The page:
Hans Falls in Love
“Hey, you pay your quarter.” “You pay your own quarter,” yelled Hans, leaping over the fence. The mud was ankle deep. What will she think of this? thought Hans, wiping it off his sneakers with dead leaves. You pay your quarter, or you take your chance, he thought.
Maybe she isn’t there, but no telling what might happen. I’ll be ready for anything, thought Hans, wiping his hands on his pants.
Hans was seeing animals by the dozen. Worried, he bought some peanuts. She loves me, she loves me not, he said, dropping the shells.
Hans was hungry, feeding the ducks. The crowd was full of people. If variety is the spice of life, he thought, is the crowd the cook? And the guests? And love?
The hippopotamus looks all right, thought Hans, watching it in its cement enclosure. The birds were alive. All the world isn’t sad and dreary. The monkeys were copulating.
A man in two coats nudged Hans. “Birds do it,” he said with a leer. Hans looked again, but he couldn’t see it. Everything is only as simple as it should be, he thought. Now they were taking the man away.
Hans fell over a curb, looking up in the sky. Colors in the clouds. The balloon man was no longer a balloon man. Some things aren’t made to last forever. Hans had grass on his hands. It was so sweet.
“Do you have a match?” Part of Hans was realizing that he had himself. Love’s essence is in seeking, not finding, he thought. “Sorry, I don’t smoke,” he said. What a horrible thought.
Bang. It was inescapable. Either Hans heard it, or he didn’t. I can’t live on abstracts, he thought in front of the peanut vender.
If Hans weren’t talking to himself, he was talking more softly than he should. “A monkey’s life is for the birds,” he said, looking through the bars. When this was done, something else had already begun.
“You have to take the leap.” That’s what Hans had heard someone say. There’s nothing to fear but fear itself. There was the ditch between the people and the lioness. Nothing is sure but surety itself. Hans wasn’t sure about love. Nothing is sure but insecurity itself, he thought.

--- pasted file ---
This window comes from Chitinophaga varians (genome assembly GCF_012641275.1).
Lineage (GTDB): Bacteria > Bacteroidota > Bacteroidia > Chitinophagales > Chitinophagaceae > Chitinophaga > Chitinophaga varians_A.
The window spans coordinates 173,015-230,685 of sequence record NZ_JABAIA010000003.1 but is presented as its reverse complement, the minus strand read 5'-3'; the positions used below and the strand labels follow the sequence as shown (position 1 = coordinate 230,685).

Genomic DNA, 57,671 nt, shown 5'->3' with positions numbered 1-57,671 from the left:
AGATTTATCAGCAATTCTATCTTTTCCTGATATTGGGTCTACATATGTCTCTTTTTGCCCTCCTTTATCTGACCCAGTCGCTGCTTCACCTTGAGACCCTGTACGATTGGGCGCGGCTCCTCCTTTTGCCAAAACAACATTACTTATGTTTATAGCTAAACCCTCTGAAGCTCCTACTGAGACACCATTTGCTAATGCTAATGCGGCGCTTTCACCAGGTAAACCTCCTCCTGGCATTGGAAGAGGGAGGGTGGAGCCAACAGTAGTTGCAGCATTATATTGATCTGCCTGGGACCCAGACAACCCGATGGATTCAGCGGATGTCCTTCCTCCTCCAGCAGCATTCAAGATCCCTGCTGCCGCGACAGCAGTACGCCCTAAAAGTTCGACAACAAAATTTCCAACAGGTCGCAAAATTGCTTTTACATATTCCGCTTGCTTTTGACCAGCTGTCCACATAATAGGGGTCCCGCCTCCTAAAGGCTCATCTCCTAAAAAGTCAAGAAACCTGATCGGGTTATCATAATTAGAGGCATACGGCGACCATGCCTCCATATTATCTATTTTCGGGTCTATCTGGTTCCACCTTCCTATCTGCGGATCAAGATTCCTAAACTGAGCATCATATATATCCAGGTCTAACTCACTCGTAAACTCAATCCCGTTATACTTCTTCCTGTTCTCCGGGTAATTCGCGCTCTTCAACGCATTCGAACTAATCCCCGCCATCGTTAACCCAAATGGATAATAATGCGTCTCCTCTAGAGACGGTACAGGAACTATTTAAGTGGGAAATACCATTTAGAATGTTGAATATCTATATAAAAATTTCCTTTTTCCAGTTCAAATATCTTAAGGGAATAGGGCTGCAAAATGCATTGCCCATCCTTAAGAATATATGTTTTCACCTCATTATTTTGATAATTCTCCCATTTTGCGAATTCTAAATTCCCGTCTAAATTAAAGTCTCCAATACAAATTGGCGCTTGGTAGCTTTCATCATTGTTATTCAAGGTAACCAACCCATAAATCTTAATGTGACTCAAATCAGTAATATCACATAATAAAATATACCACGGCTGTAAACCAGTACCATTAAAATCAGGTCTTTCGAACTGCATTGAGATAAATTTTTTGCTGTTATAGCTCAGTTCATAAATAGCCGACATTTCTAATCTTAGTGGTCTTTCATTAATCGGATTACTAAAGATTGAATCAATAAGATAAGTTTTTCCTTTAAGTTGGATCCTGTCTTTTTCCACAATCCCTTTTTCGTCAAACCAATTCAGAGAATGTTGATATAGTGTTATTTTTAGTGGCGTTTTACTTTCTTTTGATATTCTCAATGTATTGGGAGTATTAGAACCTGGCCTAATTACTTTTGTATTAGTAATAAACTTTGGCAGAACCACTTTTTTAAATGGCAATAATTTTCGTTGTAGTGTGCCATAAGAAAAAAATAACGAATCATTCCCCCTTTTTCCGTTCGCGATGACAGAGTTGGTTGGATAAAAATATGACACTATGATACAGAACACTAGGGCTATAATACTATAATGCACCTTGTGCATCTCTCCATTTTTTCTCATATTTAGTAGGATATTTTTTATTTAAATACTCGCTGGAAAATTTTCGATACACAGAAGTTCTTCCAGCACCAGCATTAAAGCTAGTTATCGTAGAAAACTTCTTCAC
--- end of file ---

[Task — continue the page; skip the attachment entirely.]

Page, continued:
The zoo-key voice was telling Hans about the bearded white gnu. It has that surety that doesn’t need to know what it’s talking about, Hans thought. “Such a fine animal,” said Hans, looking for it. “Is that so?” said the blonde beside him. The voice was falling in love with itself. “You’re absolutely right,” Hans said. “Who asked you?” said the blonde.
Hans had that surety that location provides, although Hans was lost. “A sky, a piece of earth, and thou,” he said, alone somewhere behind the giraffe yards.
It’s not the same in a zoo. Hans had suspected it would be the same as it was, but it wasn’t the same. Love is change, he thought. Otherwise, love is just love.
What do you find in a zoo? What do you find that you do not discover? What never changes, and what, when it changes, isn’t what it was? What do you find in another? What do you find in love, or in the afternoon? What do you find that’s unexpected, or what else did you expect?
Maybe the swan is in love, thought Hans. The swan was in the lake, but it looked perfectly ordinary. Nobody is perfect, while the swan gave Hans that look that never asks questions, and never answers.
Love gives it all away, but makes no promises, thought Hans. The girl said,“I’ll be back in a minute, dear; wait here?” and went off to the women’s room. The guy had a beard, and he wore his high-school sweater. Hans watched him leave for the men’s room. The way of all flesh, he thought. Sometimes the time seems to go twice as fast as it does at any other time, and before you’ve had enough, you’re finished. That happened to Hans.
Hans had made it to the closing of the kiddie zoo park. They were all leaving with their mothers, but the animals were still there. Hans discovered there’s something more important in the world than selfish pity or personal spite, like selfless enjoyment and universal wonder. Hans was giving up the girl for the good of the world. “Bye-bye, pony. Bye-bye, lamb.” Where is she? thought Hans, looking for it all.